The Pros and Cons of Buffalo Grass

Buffalo grass, native to the Great Plains of North America, is a warm-season grass species often used in landscaping, particularly in areas with arid climates. This article will explore the advantages and disadvantages of buffalo grass, helping readers make informed decisions about incorporating it into their lawns.

Characteristics of Buffalo Grass


  • Color: Buffalo grass has a blue-green color during its active growing season, transitioning to a tan or brown hue during winter dormancy.
  • Blade shape and texture: The grass blades are narrow, flat, and slightly curled, with a fine texture that creates a soft, dense turf when mowed.

Growth Habits

  • Growth rate: Buffalo grass has a relatively slow growth rate compared to other warm-season grasses, resulting in less frequent mowing requirements.
  • Root system: It has a dense, deep root system that can extend up to 6 feet in depth, allowing the grass to access water deep in the soil.

Maintenance Requirements

  • Mowing frequency: Buffalo grass requires infrequent mowing, with a recommended height of 2 to 3 inches.
  • Fertilization needs: Minimal fertilization is necessary, as the grass can thrive in nutrient-poor soils.

Pros of Buffalo Grass

Drought Tolerance

  • Water-saving benefits: Buffalo grass requires significantly less water than other turfgrass species, making it an ideal choice for areas with limited water resources or strict watering restrictions.
  • Adaptation to arid climates: Its deep root system and natural adaptation to the semi-arid climate of the Great Plains enable buffalo grass to withstand prolonged periods of drought.

Low Maintenance

  • Minimal mowing requirements: The slow growth rate of buffalo grass means that it requires less frequent mowing than many other grass species.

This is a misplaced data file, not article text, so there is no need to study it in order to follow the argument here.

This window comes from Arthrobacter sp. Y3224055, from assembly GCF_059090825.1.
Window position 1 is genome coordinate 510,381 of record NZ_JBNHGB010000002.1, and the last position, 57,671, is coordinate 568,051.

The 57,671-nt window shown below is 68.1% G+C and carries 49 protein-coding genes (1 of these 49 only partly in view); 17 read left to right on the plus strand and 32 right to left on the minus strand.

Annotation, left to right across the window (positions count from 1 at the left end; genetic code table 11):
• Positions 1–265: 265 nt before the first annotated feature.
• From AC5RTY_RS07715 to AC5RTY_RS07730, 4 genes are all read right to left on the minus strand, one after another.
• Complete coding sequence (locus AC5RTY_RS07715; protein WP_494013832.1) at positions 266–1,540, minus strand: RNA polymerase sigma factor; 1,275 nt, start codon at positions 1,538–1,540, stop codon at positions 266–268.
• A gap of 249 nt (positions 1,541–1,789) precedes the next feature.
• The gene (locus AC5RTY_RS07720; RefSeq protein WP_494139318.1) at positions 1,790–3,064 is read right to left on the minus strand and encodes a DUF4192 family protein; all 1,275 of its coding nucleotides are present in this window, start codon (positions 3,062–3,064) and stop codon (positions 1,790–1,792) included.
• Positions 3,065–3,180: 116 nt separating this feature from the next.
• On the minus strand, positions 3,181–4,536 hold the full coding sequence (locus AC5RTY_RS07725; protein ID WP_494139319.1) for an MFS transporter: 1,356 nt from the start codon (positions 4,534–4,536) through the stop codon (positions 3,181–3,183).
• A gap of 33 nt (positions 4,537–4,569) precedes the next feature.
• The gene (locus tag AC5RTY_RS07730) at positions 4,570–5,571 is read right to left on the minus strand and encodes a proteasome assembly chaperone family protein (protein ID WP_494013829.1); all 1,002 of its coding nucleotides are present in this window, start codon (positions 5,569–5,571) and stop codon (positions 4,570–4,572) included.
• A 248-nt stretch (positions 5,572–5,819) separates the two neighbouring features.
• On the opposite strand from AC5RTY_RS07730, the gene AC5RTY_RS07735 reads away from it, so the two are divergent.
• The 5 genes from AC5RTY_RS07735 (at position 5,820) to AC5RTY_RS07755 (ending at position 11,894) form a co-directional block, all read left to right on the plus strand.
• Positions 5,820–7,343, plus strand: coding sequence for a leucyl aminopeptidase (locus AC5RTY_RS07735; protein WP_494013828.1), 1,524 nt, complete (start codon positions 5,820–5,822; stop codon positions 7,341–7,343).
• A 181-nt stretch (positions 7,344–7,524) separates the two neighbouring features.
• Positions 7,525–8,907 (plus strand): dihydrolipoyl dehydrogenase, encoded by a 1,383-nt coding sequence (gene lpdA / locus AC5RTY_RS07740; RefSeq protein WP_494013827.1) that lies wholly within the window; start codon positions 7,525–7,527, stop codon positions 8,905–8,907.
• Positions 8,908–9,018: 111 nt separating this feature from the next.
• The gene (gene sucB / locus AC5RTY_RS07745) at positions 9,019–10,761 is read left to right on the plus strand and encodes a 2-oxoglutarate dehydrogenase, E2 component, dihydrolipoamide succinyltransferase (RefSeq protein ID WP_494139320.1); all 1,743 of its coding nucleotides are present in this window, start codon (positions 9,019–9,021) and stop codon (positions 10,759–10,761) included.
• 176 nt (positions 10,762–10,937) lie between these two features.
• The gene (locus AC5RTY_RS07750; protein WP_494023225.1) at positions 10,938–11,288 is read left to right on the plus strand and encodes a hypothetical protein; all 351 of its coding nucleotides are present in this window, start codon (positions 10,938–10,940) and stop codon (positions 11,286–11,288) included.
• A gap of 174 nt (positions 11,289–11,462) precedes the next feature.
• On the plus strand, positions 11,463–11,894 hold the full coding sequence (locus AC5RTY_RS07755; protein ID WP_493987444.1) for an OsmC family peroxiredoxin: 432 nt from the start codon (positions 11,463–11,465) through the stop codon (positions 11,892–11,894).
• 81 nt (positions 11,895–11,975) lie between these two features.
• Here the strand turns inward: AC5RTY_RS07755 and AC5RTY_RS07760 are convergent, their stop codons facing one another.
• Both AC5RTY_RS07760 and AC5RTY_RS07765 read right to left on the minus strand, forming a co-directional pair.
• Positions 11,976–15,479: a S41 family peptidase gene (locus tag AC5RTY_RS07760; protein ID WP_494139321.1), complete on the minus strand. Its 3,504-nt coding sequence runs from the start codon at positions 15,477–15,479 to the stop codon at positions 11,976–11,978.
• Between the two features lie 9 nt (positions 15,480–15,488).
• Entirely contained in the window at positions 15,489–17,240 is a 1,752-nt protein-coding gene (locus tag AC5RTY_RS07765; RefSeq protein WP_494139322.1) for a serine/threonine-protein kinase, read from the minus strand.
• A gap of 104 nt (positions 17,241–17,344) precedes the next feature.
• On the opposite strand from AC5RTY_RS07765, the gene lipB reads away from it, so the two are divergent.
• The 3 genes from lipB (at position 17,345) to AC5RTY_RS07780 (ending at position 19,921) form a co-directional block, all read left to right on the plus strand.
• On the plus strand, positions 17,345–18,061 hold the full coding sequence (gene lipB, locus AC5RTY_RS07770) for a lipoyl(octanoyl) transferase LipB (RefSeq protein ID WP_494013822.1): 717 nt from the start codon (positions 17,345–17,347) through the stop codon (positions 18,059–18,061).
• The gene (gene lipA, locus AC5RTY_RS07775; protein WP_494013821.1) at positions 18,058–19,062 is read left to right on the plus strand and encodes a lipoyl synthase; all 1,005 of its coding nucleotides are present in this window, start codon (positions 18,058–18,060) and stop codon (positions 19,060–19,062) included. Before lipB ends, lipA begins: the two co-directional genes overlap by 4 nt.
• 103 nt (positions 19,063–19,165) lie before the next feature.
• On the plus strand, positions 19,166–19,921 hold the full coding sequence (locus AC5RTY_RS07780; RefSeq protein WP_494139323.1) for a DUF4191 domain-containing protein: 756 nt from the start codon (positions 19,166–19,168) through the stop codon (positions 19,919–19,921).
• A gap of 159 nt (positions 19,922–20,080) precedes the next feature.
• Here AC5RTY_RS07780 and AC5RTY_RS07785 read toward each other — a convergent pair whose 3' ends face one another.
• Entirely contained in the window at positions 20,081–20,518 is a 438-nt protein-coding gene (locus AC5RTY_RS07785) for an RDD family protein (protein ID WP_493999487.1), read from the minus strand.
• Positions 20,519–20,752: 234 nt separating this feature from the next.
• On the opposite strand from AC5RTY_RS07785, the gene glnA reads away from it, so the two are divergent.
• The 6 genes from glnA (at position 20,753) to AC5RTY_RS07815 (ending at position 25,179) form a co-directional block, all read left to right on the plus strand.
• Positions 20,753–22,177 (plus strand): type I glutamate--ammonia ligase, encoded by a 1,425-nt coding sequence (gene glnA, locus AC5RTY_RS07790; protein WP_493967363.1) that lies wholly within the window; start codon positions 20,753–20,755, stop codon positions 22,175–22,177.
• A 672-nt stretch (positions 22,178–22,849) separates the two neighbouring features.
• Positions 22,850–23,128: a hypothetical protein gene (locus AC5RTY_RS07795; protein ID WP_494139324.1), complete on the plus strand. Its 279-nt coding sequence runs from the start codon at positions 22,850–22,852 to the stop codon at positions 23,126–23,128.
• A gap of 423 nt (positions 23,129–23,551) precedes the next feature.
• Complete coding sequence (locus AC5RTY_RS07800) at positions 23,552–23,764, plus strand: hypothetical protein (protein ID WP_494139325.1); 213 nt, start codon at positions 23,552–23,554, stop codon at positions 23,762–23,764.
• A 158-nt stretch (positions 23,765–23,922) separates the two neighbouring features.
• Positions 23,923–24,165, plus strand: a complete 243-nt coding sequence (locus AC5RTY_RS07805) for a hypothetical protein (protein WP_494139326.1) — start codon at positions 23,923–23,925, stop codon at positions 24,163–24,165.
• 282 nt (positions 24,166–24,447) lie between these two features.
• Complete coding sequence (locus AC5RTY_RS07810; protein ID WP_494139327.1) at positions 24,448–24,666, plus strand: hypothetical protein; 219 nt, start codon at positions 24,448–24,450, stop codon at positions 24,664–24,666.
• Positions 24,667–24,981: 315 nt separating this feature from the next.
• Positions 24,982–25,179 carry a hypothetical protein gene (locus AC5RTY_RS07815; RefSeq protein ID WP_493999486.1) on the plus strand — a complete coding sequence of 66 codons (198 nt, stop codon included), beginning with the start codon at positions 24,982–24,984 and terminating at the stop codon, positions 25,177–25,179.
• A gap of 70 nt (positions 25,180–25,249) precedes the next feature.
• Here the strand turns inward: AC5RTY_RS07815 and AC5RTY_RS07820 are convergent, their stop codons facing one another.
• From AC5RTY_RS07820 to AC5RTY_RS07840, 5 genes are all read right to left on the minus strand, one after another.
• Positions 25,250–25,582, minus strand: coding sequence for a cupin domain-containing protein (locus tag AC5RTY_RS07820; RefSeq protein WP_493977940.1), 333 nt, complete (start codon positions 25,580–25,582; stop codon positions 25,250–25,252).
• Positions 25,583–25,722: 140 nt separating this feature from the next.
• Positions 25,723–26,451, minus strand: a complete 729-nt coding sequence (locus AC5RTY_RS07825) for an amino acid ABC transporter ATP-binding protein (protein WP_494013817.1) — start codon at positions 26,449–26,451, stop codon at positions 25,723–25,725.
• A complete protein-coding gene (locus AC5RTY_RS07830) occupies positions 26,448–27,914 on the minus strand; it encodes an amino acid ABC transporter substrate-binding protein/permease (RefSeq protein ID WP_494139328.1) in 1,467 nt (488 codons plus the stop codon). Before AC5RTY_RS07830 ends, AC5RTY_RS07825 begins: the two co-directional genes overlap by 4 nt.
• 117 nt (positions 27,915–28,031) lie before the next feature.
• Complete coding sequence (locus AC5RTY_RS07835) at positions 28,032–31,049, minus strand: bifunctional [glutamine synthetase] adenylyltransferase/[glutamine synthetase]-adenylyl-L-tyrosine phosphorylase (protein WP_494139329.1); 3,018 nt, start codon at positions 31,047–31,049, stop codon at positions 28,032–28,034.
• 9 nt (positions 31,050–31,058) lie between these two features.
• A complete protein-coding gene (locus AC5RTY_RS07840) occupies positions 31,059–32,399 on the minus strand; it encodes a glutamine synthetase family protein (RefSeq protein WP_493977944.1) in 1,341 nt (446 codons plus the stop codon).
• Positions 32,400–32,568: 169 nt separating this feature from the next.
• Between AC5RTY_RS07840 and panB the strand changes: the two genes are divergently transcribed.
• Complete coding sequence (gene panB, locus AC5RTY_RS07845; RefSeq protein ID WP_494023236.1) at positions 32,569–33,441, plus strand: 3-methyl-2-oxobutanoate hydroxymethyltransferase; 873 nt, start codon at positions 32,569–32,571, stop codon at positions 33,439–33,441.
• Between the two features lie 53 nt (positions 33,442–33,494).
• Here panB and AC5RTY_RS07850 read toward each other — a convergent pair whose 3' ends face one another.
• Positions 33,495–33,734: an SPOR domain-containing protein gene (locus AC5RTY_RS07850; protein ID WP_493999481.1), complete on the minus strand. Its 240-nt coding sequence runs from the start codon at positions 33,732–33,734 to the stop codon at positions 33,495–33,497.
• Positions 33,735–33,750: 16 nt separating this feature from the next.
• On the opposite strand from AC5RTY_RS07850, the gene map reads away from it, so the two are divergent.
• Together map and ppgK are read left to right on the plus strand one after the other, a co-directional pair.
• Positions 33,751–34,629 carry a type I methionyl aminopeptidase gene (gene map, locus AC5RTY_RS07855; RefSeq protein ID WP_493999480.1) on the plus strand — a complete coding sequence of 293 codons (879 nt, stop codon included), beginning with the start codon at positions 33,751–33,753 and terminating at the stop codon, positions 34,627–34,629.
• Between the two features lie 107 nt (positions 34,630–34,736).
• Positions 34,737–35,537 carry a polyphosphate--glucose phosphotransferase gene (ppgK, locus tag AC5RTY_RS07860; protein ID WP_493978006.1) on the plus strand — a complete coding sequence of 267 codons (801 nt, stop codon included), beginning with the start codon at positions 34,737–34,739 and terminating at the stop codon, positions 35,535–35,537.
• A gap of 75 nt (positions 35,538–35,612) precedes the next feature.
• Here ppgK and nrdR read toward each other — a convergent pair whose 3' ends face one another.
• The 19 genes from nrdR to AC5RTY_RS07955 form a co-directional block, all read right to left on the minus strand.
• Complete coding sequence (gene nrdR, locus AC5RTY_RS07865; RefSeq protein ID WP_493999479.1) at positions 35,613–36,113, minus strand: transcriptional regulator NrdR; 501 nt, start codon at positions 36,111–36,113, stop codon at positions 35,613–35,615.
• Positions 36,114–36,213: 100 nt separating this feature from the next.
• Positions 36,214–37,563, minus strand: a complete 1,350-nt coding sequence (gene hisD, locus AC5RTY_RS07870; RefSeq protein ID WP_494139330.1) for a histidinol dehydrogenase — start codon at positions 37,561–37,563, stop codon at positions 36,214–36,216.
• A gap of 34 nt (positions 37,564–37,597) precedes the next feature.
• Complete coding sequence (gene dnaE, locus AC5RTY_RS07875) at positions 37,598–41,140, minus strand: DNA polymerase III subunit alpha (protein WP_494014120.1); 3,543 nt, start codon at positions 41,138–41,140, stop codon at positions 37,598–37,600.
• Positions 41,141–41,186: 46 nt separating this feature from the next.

• Limited need for fertilizers and pesticides: Buffalo grass can thrive in nutrient-poor soils and is naturally resistant to many pests and diseases, reducing the need for chemical treatments.

Pest and Disease Resistance

  • Natural resistance to common lawn pests: Buffalo grass is resistant to many pests that often plague lawns, such as grubs and chinch bugs.
  • Less susceptibility to fungal diseases: The grass is less prone to fungal diseases like brown patches and dollar spots, which can be problematic for other grass species.

Erosion Control

  • Dense root system: The extensive root system of buffalo grass helps to stabilize soil and prevent erosion.
  • Effectiveness in stabilizing soil: Buffalo grass is an excellent choice for areas prone to erosion, such as slopes and embankments.

Cons of Buffalo Grass

Limited Shade Tolerance

  • Poor performance in heavily shaded areas: Buffalo grass requires full sun exposure for optimal growth and does not perform well in areas with significant shade.
  • Potential need for supplemental grass species: In landscapes with varying sun exposure, it may be necessary to mix buffalo grass with other grass species that can tolerate shade.

Seasonal Dormancy

  • Brown color during winter months: Buffalo grass enters a dormant state during the winter, turning brown and potentially detracting from the landscape’s aesthetic appeal.
  • Aesthetic considerations: Homeowners who prefer a green lawn year-round may need to consider overseeding with cool-season grass or selecting a different grass species that remains green during winter.


  • Tendency to spread: Buffalo grass can spread via stolons (above-ground stems) and may invade adjacent garden beds or landscape features.
  • Challenges in containing growth: To prevent buffalo grass from spreading into undesired areas, physical barriers or regular edging may be required.